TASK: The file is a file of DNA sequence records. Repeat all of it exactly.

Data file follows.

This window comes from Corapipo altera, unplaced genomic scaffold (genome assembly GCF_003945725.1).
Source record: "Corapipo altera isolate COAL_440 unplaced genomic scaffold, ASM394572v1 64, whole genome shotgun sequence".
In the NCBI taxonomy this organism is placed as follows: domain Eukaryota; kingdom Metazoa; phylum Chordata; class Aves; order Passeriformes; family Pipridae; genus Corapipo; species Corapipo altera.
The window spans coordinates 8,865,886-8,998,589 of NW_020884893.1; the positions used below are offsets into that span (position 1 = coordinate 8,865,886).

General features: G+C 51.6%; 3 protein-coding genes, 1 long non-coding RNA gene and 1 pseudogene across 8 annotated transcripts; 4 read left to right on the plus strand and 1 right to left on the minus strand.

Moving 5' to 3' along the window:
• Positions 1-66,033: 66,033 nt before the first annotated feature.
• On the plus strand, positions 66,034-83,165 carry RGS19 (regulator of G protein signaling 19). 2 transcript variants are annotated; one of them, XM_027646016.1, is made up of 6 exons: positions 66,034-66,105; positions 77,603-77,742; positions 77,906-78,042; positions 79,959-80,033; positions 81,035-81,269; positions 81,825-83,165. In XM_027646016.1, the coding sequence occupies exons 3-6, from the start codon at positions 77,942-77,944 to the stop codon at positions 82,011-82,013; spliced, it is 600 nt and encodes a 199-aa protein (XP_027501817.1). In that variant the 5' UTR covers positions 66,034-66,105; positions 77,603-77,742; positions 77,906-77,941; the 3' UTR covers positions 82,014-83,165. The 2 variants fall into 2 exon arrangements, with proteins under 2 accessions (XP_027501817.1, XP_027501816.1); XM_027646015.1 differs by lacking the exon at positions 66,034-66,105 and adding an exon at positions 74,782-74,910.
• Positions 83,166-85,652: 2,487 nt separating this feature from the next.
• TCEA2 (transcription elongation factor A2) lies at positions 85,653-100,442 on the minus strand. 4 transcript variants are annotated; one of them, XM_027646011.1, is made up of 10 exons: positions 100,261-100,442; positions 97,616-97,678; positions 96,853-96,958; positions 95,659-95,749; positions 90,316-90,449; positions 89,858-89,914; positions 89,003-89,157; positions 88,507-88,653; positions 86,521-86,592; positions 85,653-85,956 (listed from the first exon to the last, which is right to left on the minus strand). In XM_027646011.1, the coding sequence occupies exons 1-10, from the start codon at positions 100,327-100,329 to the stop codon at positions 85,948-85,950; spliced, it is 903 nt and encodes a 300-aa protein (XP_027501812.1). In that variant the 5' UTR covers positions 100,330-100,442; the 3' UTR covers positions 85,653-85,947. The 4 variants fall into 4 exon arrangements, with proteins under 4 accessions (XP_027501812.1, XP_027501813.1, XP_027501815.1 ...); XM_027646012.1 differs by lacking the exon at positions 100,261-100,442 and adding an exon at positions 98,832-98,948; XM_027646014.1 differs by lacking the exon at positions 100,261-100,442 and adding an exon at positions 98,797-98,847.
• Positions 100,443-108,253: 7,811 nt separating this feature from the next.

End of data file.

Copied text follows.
This window comes from Corapipo altera, unplaced genomic scaffold (genome assembly GCF_003945725.1).
Source record: "Corapipo altera isolate COAL_440 unplaced genomic scaffold, ASM394572v1 64, whole genome shotgun sequence".
In the NCBI taxonomy this organism is placed as follows: domain Eukaryota; kingdom Metazoa; phylum Chordata; class Aves; order Passeriformes; family Pipridae; genus Corapipo; species Corapipo altera.
The window spans coordinates 8,865,886-8,998,589 of NW_020884893.1; the positions used below are offsets into that span (position 1 = coordinate 8,865,886).

General features: G+C 51.6%; 3 protein-coding genes, 1 long non-coding RNA gene and 1 pseudogene across 8 annotated transcripts; 4 read left to right on the plus strand and 1 right to left on the minus strand.

Moving 5' to 3' along the window:
• Positions 1-66,033: 66,033 nt before the first annotated feature.
• On the plus strand, positions 66,034-83,165 carry RGS19 (regulator of G protein signaling 19). 2 transcript variants are annotated; one of them, XM_027646016.1, is made up of 6 exons: positions 66,034-66,105; positions 77,603-77,742; positions 77,906-78,042; positions 79,959-80,033; positions 81,035-81,269; positions 81,825-83,165. In XM_027646016.1, the coding sequence occupies exons 3-6, from the start codon at positions 77,942-77,944 to the stop codon at positions 82,011-82,013; spliced, it is 600 nt and encodes a 199-aa protein (XP_027501817.1). In that variant the 5' UTR covers positions 66,034-66,105; positions 77,603-77,742; positions 77,906-77,941; the 3' UTR covers positions 82,014-83,165. The 2 variants fall into 2 exon arrangements, with proteins under 2 accessions (XP_027501817.1, XP_027501816.1); XM_027646015.1 differs by lacking the exon at positions 66,034-66,105 and adding an exon at positions 74,782-74,910.
• Positions 83,166-85,652: 2,487 nt separating this feature from the next.
• TCEA2 (transcription elongation factor A2) lies at positions 85,653-100,442 on the minus strand. 4 transcript variants are annotated; one of them, XM_027646011.1, is made up of 10 exons: positions 100,261-100,442; positions 97,616-97,678; positions 96,853-96,958; positions 95,659-95,749; positions 90,316-90,449; positions 89,858-89,914; positions 89,003-89,157; positions 88,507-88,653; positions 86,521-86,592; positions 85,653-85,956 (listed from the first exon to the last, which is right to left on the minus strand). In XM_027646011.1, the coding sequence occupies exons 1-10, from the start codon at positions 100,327-100,329 to the stop codon at positions 85,948-85,950; spliced, it is 903 nt and encodes a 300-aa protein (XP_027501812.1). In that variant the 5' UTR covers positions 100,330-100,442; the 3' UTR covers positions 85,653-85,947. The 4 variants fall into 4 exon arrangements, with proteins under 4 accessions (XP_027501812.1, XP_027501813.1, XP_027501815.1 ...); XM_027646012.1 differs by lacking the exon at positions 100,261-100,442 and adding an exon at positions 98,832-98,948; XM_027646014.1 differs by lacking the exon at positions 100,261-100,442 and adding an exon at positions 98,797-98,847.
• Positions 100,443-108,253: 7,811 nt separating this feature from the next.